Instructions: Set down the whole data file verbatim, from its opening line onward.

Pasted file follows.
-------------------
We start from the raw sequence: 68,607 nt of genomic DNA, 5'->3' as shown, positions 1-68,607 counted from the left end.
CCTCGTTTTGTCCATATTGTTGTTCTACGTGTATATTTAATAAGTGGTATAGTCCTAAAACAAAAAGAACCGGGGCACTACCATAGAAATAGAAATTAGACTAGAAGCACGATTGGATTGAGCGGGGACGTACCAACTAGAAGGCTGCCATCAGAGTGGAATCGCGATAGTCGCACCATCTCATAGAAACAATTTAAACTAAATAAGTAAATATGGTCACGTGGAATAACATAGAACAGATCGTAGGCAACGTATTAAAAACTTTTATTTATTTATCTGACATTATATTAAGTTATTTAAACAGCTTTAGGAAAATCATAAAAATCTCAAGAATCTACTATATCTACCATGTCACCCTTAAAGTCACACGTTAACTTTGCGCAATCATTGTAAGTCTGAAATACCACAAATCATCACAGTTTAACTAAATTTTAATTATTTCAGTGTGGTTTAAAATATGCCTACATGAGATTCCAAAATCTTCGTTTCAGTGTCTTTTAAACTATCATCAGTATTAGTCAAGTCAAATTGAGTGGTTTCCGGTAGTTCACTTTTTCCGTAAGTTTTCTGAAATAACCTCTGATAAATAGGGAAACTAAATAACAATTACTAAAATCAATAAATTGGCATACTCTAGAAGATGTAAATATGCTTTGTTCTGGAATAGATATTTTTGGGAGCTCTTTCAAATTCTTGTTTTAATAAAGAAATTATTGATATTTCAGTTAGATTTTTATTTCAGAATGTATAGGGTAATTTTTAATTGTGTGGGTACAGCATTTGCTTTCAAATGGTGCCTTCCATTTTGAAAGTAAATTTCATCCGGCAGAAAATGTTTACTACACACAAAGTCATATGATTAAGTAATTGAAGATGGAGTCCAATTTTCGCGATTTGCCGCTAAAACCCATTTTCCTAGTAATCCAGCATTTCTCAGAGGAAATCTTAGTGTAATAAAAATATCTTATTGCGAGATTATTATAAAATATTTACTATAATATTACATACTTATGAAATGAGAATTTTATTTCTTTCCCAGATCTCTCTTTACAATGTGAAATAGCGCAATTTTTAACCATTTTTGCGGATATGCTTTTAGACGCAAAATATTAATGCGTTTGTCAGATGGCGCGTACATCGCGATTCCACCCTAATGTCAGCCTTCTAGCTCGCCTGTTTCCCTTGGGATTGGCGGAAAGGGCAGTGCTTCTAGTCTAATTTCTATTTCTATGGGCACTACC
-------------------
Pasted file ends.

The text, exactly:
We start from the raw sequence: 68,607 nt of genomic DNA, 5'->3' as shown, positions 1-68,607 counted from the left end.
CCTCGTTTTGTCCATATTGTTGTTCTACGTGTATATTTAATAAGTGGTATAGTCCTAAAACAAAAAGAACCGGGGCACTACCATAGAAATAGAAATTAGACTAGAAGCACGATTGGATTGAGCGGGGACGTACCAACTAGAAGGCTGCCATCAGAGTGGAATCGCGATAGTCGCACCATCTCATAGAAACAATTTAAACTAAATAAGTAAATATGGTCACGTGGAATAACATAGAACAGATCGTAGGCAACGTATTAAAAACTTTTATTTATTTATCTGACATTATATTAAGTTATTTAAACAGCTTTAGGAAAATCATAAAAATCTCAAGAATCTACTATATCTACCATGTCACCCTTAAAGTCACACGTTAACTTTGCGCAATCATTGTAAGTCTGAAATACCACAAATCATCACAGTTTAACTAAATTTTAATTATTTCAGTGTGGTTTAAAATATGCCTACATGAGATTCCAAAATCTTCGTTTCAGTGTCTTTTAAACTATCATCAGTATTAGTCAAGTCAAATTGAGTGGTTTCCGGTAGTTCACTTTTTCCGTAAGTTTTCTGAAATAACCTCTGATAAATAGGGAAACTAAATAACAATTACTAAAATCAATAAATTGGCATACTCTAGAAGATGTAAATATGCTTTGTTCTGGAATAGATATTTTTGGGAGCTCTTTCAAATTCTTGTTTTAATAAAGAAATTATTGATATTTCAGTTAGATTTTTATTTCAGAATGTATAGGGTAATTTTTAATTGTGTGGGTACAGCATTTGCTTTCAAATGGTGCCTTCCATTTTGAAAGTAAATTTCATCCGGCAGAAAATGTTTACTACACACAAAGTCATATGATTAAGTAATTGAAGATGGAGTCCAATTTTCGCGATTTGCCGCTAAAACCCATTTTCCTAGTAATCCAGCATTTCTCAGAGGAAATCTTAGTGTAATAAAAATATCTTATTGCGAGATTATTATAAAATATTTACTATAATATTACATACTTATGAAATGAGAATTTTATTTCTTTCCCAGATCTCTCTTTACAATGTGAAATAGCGCAATTTTTAACCATTTTTGCGGATATGCTTTTAGACGCAAAATATTAATGCGTTTGTCAGATGGCGCGTACATCGCGATTCCACCCTAATGTCAGCCTTCTAGCTCGCCTGTTTCCCTTGGGATTGGCGGAAAGGGCAGTGCTTCTAGTCTAATTTCTATTTCTATGGGCACTACC